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Report: Jordan announces public smoking ban in aftermath of coronavirus pandemic

No Smoking sign [Wikipedia]
No Smoking sign [Wikipedia]

The Jordanian Ministry of Health has announced plans to ban all forms of smoking in closed public places in the aftermath of the coronavirus pandemic.

“In order to protect the health and safety of citizens, especially given the COVID-19 pandemic and its aftermath, smoking of all forms (cigarettes, electronic cigarettes and shisha) is banned in closed public spaces”, Agence France Presse (AFP) quoted a statement from the Jordanian health ministry as saying.

The move comes after the Guardian published a report last week with figures showing Jordan had surpassed Indonesia to have the highest smoking rates in the world.

The report stated that more than 80 per cent of Jordanian men use nicotine products, or cigarettes, including “smokeless” or e-cigarettes, citing a 2019 Jordanian Ministry of Health study in collaboration with the World Health Organisation (WHO).

Of those who smoke daily, 90.8 per cent smoke manufactured cigarettes and “consume an average of 23 cigarettes a day”, the British newspaper reported, citing health experts who claim the reason for the high rates is the influence manufacturers and tobacco companies have on regulations in Jordan.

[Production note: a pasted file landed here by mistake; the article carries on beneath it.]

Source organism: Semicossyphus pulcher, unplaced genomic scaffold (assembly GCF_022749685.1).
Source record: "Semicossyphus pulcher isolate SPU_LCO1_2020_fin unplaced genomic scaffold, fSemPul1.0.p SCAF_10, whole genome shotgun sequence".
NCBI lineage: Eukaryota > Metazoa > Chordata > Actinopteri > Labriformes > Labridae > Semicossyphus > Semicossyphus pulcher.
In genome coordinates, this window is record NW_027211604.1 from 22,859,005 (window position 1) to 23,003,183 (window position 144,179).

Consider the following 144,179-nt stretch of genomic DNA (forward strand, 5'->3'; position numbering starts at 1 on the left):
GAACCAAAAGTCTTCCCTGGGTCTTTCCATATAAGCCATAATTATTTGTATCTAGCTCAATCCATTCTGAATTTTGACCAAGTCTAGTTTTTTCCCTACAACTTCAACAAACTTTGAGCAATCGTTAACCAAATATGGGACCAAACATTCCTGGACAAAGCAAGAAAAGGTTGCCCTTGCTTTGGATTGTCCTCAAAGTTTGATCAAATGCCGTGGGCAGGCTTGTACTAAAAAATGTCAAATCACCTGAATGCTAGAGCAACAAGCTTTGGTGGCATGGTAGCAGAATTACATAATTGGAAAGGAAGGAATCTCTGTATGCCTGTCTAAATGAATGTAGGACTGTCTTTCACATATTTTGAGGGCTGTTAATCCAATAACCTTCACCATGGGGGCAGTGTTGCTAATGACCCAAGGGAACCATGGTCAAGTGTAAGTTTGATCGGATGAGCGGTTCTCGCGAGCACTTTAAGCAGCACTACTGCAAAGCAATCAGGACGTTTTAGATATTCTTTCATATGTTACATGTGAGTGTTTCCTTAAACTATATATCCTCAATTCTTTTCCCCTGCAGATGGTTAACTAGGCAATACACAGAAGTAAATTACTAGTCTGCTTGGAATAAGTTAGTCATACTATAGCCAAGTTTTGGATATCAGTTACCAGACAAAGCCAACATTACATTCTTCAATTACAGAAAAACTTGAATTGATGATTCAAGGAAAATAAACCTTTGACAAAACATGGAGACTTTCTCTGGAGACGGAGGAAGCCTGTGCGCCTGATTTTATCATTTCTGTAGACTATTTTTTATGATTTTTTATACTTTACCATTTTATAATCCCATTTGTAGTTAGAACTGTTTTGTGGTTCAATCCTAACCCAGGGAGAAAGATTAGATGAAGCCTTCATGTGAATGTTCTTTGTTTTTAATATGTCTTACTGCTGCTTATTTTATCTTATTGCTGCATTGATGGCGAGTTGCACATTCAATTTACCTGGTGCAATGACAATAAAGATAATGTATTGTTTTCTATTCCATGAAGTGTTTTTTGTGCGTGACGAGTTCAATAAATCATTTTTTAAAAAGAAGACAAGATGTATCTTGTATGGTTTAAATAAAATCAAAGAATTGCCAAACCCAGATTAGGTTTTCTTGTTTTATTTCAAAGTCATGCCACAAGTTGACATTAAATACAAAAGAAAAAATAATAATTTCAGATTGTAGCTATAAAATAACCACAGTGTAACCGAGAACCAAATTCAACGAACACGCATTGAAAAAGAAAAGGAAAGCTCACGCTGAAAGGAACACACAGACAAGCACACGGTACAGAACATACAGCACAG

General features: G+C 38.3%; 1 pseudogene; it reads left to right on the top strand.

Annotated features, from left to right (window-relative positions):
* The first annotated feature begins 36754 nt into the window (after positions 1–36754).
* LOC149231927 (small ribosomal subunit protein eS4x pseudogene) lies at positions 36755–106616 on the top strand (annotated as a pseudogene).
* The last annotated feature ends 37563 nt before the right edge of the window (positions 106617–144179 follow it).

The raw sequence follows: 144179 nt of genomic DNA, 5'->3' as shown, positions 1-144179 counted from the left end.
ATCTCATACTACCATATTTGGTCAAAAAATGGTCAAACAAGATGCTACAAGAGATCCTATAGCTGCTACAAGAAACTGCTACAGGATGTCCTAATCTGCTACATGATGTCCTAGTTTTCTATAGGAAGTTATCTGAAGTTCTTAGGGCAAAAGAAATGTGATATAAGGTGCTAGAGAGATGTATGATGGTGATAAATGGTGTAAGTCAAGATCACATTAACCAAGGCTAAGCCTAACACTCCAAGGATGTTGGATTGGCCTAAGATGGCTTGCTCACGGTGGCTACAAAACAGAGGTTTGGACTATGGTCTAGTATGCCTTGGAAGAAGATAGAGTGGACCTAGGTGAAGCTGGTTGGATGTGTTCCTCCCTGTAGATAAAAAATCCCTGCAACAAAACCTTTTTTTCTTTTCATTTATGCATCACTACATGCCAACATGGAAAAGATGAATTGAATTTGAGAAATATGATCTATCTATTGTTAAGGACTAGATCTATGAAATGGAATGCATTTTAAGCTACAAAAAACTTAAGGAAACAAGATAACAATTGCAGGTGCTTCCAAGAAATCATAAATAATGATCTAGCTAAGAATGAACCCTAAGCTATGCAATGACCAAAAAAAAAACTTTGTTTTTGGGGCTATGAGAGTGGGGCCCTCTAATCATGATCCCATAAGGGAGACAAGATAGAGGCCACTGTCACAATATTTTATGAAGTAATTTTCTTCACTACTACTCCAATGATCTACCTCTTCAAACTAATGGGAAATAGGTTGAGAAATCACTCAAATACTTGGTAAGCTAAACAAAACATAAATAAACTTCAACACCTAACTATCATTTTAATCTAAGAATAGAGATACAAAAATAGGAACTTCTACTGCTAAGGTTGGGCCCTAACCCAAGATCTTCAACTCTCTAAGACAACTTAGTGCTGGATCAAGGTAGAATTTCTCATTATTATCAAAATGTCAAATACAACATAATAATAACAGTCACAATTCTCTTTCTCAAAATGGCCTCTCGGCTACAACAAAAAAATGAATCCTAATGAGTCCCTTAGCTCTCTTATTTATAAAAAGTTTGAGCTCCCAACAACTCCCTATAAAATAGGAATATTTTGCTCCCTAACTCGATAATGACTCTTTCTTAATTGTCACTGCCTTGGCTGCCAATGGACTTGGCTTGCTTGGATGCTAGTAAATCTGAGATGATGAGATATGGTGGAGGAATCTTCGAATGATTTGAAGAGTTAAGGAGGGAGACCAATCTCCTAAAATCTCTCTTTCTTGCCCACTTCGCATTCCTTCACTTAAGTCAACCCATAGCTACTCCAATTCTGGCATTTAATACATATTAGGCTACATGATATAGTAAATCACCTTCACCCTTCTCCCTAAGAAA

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In the announcement, the health ministry said one reason for the ban is the higher prevalence of strong coronavirus symptoms in smokers. AFP quoted the statement as saying, “smokers and passive smokers are more vulnerable to being infected by COVID-19, with strong symptoms”.

To date, Jordan has registered 1,133 confirmed coronavirus cases, among them nine deaths.

An initial ban on smoking cigarettes in enclosed public spaces was introduced in 2008, the recent announcement, however, extends the prohibition to include electronic cigarettes and shisha pipes.

The ban, however, only includes smoking in “fully closed” public spaces, raising questions over where and how the law will be enforced.

A coffee shop employee in Jordan was quoted by AFP as saying the rules would “negatively affect us”.

“The café is a closed space and most clients don’t just come to eat or drink tea and coffee, most smoke arghileh.”

The owner of a cafeteria selling cigarettes, however, showed less concern, stating, “a smoker is a smoke wherever they are, no law can stop them… I don’t think this will affect tobacco sales”.

Read: US soldier dies in ‘non-combat incident’ in Jordan

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